To-Do Today: Eat Lunch With a Colleague
At Ocean Spray, the cranberry company headquartered in Massachusetts, you aren't allowed to call meetings at lunch time. This is a brilliant idea.
I'm sure a great number of executives use the time to eat a sandwich in front of their computer screens, but the rule does at least give Ocean Spray staffers a real opportunity to get together to talk. What a radical idea.
The truth is that, for all the email newsletters, blogs, and intranets, the way most people know what's going on at work is by talking to each another. The less time we spend together, the less we know what's going on in other departments, at other levels. This lack of cross-fertilization means that we miss opportunities to improve, create, and innovate. It isn't just in childhood that all work and no play makes us dull.
Companies are slow to recognize (and some are downright resistant to) the idea that much creativity occurs informally: not in meetings, on time, according to agendas, but at those moments when our brains relax and are free to wander. Day dreaming is strongly associated with creativity but, in order for our minds to dream, we need less structured, narrow environments.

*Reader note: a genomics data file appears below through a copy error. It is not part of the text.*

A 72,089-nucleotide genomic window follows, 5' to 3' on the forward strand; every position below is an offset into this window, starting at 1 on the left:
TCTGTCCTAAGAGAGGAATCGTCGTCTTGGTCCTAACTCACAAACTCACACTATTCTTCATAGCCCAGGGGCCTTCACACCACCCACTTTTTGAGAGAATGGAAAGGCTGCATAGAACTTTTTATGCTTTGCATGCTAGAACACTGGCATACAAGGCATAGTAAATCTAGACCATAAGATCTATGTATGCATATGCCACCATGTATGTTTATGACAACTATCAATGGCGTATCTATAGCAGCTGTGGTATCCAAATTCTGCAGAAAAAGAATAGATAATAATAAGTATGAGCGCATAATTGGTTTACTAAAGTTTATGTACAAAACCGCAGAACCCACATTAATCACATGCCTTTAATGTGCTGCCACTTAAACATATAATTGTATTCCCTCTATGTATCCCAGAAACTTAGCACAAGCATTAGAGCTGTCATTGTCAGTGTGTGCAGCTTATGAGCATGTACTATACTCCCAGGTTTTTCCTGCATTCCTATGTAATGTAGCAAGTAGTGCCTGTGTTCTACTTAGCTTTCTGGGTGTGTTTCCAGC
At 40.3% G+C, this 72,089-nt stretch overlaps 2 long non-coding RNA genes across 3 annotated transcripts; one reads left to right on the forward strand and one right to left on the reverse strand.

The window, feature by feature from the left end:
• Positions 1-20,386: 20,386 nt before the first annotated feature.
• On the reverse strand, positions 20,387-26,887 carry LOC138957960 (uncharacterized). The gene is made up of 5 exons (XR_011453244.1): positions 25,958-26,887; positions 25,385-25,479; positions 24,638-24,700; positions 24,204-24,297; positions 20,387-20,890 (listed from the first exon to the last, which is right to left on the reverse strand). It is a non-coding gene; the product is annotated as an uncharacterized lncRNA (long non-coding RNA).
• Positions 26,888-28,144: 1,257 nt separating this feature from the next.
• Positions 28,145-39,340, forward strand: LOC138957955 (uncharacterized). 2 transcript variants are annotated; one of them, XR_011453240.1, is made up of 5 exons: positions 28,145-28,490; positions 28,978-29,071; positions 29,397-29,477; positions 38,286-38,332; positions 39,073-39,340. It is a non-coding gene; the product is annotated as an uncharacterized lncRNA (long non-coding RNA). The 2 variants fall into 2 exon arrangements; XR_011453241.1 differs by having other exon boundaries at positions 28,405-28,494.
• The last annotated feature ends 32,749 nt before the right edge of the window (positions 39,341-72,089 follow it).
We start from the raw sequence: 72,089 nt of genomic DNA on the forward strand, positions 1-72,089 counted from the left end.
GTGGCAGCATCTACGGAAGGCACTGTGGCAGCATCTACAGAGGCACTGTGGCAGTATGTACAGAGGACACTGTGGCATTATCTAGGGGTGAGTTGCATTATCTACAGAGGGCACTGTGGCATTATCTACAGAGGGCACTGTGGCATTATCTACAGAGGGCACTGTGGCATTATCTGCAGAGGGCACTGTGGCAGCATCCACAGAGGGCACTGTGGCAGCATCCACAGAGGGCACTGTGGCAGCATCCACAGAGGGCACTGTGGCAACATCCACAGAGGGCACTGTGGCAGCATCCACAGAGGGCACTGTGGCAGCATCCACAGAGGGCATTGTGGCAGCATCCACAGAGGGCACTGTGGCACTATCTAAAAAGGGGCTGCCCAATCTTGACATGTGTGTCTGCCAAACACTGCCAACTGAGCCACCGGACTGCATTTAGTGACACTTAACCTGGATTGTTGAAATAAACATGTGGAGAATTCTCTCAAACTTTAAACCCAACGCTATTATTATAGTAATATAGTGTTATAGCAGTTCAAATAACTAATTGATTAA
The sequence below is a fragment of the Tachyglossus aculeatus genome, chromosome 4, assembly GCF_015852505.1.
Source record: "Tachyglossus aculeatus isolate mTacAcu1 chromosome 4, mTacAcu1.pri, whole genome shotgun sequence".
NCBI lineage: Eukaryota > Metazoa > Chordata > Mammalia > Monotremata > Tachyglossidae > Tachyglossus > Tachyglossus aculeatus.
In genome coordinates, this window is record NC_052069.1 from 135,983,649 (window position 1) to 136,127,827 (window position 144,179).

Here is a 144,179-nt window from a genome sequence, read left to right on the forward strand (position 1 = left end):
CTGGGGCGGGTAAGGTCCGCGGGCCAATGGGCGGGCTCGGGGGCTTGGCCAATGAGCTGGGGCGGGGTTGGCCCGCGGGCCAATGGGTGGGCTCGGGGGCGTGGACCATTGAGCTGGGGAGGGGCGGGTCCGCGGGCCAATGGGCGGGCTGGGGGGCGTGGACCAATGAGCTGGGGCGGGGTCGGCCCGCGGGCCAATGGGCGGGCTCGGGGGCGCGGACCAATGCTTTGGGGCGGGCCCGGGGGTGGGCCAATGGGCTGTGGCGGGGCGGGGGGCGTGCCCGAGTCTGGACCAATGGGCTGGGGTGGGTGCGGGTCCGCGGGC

We also need to know and to trust our colleagues. Building those relationships takes time and it never happens in meetings. The first time I ran a software company, I was struck by the degree to which everyone was so focused that they never got to know one another.
At the heart of all great businesses lies great collaboration. This doesn't begin with meetings; it starts with trust. And that takes time, letting minds wander together without an agenda. So it isn't a waste of any time. It could just be the difference between a job and a joy.
Margaret Heffernan is an entrepreneur and author. She has been chief executive of InfoMation Corporation, ZineZone Corporation, and iCAST Corporation. In 2014, she published her fourth book, A Bigger Prize: How We Can Do Better Than the Competition.